The following example shows you how to enable all SNMP traps defined for MPLS VPN on host 172.31.156.34 using the comaccess community string.

Router(config)# snmp-server host 172.31.156.34.comaccess mpls-vpn

Router(config)# snmp-server enable traps mpls vpn 

Command Reference

This section documents modified CLI commands specific to this Cisco IOS release:

snmp-server enable traps

snmp-server host

All other commands used with this feature are documented in the Cisco IOS Release 12.0 command reference publications.

snmp-server enable traps

To enable the router to send Simple Network Management Protocol (SNMP) traps and informs, use the snmp-server enable traps command in global configuration mode. To disable SNMP notifications, use the no form of this command.

snmp-server enable traps [notification-type] [notification-option]

no snmp-server enable traps [notification-type] [notification-option]

Syntax Description

notification-type

(Optional) Type of notification (trap or inform) to enable. If no type is specified, all notifications are sent. The notification type can be one of the following keywords:

bgp—Enables Border Gateway Protocol (BGP) state change notifications.

config—Enables configuration notifications.

entity—Enables Entity MIB modification notifications.

envmon—Enables Cisco enterprise-specific environmental monitor notifications when an environmental threshold is exceeded. When the envmon keyword is used, you can specify a notification-option value.

frame-relay—Enables Frame Relay notifications.

hsrp—Enables Hot Standby Router Protocol (HSRP) notifications.

isdn—Enables Integrated Services Digital Network (ISDN) notifications. When the isdn keyword is used on Cisco 1600 series routers, you can specify a notification-option value.

mpls vpn—Enables MPLS VPN-MIB notifications.

Note The notification-type keyword for MPLS VPNs is specified as mpls vpn (containing an intervening space). This particular keyword syntax (which is interpreted by the CLI as a two-word construct) has been adopted to maintain consistency with other MPLS VPN commands.

mpls traffic-eng—Sends notifications about changes in the status of MPLS traffic engineering tunnels.

Note The notification-type keyword for MPLS traffic engineering tunnels is specified as mpls traffic-eng (containing an intervening space and a dash). This particular keyword syntax (which is interpreted by the CLI as a two-word construct) has been adopted to maintain consistency with other MPLS traffic engineering commands.

repeater—Enables Ethernet hub repeater notifications. When the repeater keyword is selected, you can specify a notification-option value.

rsvp—Enables Resource Reservation Protocol (RSVP) notifications.

rtr—Enables response time reporter (RTR) notifications.

notification-type (continued)

snmp [authentication]—Enables RFC 1157 SNMP notifications. Use of the authentication keyword produces the same effect as not using the authentication keyword. Both the snmp-server enable traps snmp and snmp-server enable traps snmp authentication forms of this command globally enable (or, if using the no form, disable) the following SNMP traps:

authentication Failure

linkUP

linkDown

warmstart

syslog—Enables Cisco Syslog MIB error message notification. Specify the level of messages to send with the logging history level command.

notification-option

(Optional) Notification options.

envmon [voltage | shutdown | supply | fan | temperature]

When the envmon keyword is used, you can enable a specific environmental notification type, or accept all notification types from the environmental monitor system. If no option is specified, all environmental notifications are enabled. The option can be one or more of the following:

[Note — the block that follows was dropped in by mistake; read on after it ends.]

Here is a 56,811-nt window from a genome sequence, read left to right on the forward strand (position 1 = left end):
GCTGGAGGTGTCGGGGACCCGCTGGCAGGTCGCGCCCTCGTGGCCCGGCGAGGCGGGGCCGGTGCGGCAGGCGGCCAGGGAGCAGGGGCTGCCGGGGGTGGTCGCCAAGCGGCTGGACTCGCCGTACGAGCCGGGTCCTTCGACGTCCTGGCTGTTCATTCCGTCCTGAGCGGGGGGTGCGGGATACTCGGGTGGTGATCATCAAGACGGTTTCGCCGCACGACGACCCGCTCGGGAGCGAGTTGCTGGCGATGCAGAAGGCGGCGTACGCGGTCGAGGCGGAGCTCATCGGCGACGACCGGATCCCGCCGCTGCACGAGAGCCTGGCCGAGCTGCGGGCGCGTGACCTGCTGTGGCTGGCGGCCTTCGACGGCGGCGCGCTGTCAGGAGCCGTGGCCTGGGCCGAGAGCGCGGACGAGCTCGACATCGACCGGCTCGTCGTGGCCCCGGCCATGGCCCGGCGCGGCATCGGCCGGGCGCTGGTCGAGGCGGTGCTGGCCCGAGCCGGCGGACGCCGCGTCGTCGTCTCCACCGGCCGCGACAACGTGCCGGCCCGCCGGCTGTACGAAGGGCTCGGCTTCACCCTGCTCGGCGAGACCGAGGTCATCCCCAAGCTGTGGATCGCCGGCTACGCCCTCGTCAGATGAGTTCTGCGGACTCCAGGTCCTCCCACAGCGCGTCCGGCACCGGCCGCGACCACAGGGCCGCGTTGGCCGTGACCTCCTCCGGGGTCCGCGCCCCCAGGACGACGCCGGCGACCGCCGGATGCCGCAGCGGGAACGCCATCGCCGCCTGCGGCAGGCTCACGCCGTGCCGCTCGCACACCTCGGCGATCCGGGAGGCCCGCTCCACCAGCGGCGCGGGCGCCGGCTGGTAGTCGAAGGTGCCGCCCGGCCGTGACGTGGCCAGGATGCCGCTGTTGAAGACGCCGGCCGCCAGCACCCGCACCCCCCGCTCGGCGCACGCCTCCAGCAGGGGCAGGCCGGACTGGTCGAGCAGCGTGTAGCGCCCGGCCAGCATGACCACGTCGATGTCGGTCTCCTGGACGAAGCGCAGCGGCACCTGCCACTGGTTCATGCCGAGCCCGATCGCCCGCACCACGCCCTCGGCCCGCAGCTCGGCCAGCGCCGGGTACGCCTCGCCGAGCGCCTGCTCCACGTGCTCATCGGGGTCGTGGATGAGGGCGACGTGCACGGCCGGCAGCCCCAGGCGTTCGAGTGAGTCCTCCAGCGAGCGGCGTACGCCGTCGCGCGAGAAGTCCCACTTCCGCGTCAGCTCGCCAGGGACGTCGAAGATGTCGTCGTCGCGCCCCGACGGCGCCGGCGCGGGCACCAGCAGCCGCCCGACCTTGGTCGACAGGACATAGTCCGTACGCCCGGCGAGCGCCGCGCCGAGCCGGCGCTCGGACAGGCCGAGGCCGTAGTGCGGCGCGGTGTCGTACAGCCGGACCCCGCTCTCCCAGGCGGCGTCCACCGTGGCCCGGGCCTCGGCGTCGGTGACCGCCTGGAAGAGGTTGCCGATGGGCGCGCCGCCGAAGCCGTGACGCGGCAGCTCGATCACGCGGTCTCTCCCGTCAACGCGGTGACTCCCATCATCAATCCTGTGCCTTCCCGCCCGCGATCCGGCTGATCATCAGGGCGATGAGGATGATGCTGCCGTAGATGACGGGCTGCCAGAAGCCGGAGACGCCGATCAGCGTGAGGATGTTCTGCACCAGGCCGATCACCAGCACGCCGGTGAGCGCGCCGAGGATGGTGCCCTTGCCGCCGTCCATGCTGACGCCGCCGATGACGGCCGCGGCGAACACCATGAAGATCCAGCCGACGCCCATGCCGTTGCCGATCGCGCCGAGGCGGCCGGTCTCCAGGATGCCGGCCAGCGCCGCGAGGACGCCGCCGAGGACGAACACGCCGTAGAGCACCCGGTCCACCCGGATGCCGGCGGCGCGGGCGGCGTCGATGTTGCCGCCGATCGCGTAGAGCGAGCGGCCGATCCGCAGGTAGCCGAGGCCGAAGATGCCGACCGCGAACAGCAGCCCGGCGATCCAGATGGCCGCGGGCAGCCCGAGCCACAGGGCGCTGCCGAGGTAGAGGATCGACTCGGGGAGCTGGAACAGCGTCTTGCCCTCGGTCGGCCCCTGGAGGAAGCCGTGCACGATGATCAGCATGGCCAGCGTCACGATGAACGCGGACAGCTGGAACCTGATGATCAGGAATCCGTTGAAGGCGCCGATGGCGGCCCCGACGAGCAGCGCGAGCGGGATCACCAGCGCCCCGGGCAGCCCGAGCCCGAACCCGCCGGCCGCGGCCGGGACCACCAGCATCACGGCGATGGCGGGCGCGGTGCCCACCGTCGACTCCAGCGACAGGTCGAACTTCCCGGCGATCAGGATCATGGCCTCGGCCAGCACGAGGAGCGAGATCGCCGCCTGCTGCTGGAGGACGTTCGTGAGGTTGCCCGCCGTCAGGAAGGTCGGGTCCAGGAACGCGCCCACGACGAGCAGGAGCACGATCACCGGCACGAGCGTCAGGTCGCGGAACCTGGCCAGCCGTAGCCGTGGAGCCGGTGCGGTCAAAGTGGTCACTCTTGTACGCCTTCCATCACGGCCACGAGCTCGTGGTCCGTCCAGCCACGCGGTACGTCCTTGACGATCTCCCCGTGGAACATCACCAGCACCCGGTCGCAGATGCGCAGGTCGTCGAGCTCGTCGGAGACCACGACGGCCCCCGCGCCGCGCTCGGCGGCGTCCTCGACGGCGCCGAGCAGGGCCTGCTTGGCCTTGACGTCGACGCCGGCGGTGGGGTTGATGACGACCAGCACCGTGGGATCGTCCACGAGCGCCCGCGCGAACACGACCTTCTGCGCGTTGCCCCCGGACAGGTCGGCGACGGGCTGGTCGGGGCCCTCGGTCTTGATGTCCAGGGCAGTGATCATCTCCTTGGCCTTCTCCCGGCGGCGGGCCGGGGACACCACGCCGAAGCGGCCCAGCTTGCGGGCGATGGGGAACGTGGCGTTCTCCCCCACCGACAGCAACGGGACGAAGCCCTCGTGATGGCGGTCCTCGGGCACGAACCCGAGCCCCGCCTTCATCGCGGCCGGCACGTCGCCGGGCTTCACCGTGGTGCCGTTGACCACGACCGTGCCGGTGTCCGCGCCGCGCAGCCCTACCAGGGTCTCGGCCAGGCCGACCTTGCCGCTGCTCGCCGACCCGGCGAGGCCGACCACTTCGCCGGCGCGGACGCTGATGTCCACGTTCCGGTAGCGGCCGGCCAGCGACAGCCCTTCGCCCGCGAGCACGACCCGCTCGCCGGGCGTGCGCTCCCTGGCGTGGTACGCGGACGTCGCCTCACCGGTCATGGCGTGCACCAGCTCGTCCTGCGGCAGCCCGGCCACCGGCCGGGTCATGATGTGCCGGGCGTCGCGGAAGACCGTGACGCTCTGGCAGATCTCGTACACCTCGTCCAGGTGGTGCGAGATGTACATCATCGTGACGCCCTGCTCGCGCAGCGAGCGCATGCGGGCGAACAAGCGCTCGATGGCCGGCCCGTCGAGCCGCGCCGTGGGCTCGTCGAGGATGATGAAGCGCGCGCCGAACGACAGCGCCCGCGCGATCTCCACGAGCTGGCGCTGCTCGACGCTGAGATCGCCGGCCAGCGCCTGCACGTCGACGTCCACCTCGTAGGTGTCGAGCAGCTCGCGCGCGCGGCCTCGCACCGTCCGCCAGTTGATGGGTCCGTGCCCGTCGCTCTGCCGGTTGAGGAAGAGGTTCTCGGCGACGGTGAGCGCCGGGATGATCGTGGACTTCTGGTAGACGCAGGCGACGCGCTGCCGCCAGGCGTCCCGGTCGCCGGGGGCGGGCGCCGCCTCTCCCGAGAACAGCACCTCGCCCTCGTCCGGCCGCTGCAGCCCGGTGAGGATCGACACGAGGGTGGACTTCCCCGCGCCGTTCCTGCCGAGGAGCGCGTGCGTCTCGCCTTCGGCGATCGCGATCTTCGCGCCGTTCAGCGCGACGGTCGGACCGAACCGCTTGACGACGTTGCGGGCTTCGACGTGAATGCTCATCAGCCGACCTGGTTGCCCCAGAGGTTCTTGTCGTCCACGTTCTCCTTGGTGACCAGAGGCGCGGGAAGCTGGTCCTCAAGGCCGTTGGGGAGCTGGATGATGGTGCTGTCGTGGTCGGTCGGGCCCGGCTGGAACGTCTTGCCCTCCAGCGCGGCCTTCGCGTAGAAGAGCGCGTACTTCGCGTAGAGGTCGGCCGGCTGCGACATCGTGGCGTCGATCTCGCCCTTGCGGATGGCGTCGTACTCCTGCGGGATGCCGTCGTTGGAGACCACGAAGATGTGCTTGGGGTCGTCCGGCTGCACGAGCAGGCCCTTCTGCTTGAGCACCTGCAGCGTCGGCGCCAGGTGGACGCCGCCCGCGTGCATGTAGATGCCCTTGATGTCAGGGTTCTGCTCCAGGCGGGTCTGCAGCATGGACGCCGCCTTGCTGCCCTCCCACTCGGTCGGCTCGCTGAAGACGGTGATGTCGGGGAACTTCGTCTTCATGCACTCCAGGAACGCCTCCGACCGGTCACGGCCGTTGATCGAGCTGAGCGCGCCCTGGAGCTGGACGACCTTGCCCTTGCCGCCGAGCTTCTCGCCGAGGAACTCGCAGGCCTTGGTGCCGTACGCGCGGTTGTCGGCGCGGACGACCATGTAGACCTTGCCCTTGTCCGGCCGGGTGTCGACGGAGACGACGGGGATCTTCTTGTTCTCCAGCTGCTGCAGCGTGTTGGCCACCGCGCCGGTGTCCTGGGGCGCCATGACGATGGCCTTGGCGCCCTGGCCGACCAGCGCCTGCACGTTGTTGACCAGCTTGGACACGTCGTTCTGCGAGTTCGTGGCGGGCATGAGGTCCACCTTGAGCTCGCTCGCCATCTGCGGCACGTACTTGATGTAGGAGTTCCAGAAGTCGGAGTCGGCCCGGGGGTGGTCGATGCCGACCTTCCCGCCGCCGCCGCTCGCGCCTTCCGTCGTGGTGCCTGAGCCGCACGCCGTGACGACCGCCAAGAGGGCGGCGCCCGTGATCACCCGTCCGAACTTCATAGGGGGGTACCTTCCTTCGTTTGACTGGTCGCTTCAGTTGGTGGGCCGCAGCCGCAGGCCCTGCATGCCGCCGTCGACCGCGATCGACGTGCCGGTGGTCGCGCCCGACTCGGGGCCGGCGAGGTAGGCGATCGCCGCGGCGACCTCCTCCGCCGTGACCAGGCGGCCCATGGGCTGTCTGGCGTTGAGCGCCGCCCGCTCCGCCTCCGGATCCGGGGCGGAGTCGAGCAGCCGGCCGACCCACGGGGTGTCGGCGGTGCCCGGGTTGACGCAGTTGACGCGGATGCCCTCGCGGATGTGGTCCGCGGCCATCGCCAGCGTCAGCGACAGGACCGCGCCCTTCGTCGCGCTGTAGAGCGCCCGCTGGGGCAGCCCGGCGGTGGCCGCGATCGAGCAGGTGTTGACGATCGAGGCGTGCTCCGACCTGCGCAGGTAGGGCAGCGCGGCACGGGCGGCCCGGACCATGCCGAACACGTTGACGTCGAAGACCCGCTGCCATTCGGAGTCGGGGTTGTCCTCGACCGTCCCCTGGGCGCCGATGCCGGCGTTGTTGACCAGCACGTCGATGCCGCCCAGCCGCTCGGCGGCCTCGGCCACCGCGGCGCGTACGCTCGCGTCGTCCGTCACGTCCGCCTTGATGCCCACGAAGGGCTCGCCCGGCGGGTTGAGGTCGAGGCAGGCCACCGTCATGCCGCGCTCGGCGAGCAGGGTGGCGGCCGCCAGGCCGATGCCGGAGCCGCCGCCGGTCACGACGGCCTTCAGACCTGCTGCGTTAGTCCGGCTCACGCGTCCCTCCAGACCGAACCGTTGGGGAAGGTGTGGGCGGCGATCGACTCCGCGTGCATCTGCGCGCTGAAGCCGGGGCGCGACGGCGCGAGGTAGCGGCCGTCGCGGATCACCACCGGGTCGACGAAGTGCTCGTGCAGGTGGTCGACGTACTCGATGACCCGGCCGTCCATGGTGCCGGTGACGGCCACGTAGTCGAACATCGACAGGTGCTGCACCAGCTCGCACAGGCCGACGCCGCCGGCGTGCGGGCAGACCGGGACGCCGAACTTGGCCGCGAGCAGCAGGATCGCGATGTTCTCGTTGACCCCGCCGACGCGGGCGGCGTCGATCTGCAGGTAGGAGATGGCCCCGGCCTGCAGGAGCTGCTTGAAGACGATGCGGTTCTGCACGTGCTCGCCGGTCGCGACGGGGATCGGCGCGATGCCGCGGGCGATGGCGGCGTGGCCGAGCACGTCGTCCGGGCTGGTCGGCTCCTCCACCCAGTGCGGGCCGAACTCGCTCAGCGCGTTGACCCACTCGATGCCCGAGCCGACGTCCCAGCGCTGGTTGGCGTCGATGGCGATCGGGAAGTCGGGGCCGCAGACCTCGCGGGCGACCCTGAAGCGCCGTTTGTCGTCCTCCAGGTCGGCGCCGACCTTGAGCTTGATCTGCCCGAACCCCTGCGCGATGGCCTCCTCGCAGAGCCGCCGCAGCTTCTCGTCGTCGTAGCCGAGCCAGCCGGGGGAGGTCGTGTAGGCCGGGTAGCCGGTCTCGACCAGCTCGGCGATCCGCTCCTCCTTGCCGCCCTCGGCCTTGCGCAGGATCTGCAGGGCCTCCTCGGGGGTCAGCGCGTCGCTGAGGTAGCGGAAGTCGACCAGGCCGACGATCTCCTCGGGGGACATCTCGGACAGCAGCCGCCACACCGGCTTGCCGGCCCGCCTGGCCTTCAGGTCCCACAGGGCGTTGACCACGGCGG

voltage

shutdown

supply

fan

temperature

isdn [call-information | isdn u-interface]

When the isdn keyword is used, you can specify the call-information keyword to enable an SNMP ISDN call information notification for the ISDN MIB subsystem, or you can specify the isdn u-interface keyword to enable an SNMP ISDN U interface notification for the ISDN U interface MIB subsystem.

mpls traffic-eng [up | down | reroute]

When you specify the mpls traffic-eng keyword, it enables the sending of notifications to indicate changes in the status of MPLS traffic engineering tunnels.

Any one of the following can be specified as an argument to the mpls traffic-eng keyword:

up

down

reroute

notification-option (continued)

If you do not specify a specific argument for the mpls traffic-eng keyword, all three types of MPLS traffic engineering tunnel notifications are sent.

Note The notification-option keyword for MPLS traffic engineering tunnels is specified as mpls traffic-eng (containing an intervening space and a dash). This particular keyword syntax (which is interpreted by the CLI as a two-word construct) has been adopted to maintain consistency with other MPLS traffic engineering commands.

mpls vpn [vrf-up | vrf-down | mid-threshold | max-threshold | illegal-label]

When you specify the mpls vpn keyword, it enables the sending of notifications to indicate the status of MPLS VPN forwarding and routing. You can specify one or more of the following keywords:

vrf-up—Enables a notification of the assignment of a VRF to an interface that is operational or the transition of a VRF interface to the operationally up state.

vrf-down—Enables a notification of the removal of a VRF from an interface or the transition of an interface to the down state.

mid-threshold—Enables a notification of a warning that the number of routes created has crossed a defined threshold. This warning is sent only at the time the threshold is exceeded.

max-threshold—Enables a notification that the route created exceeded the maximum defined threshold. Every route created that exceeds this threshold generates and sends a notification.

illegal-label—Enables a notification that the number of illegal labels received on a VRF interface exceeded the defined threshold. Labels are illegal if they are outside the legal range, do not have an LFIB entry, or do not match table IDs for the label.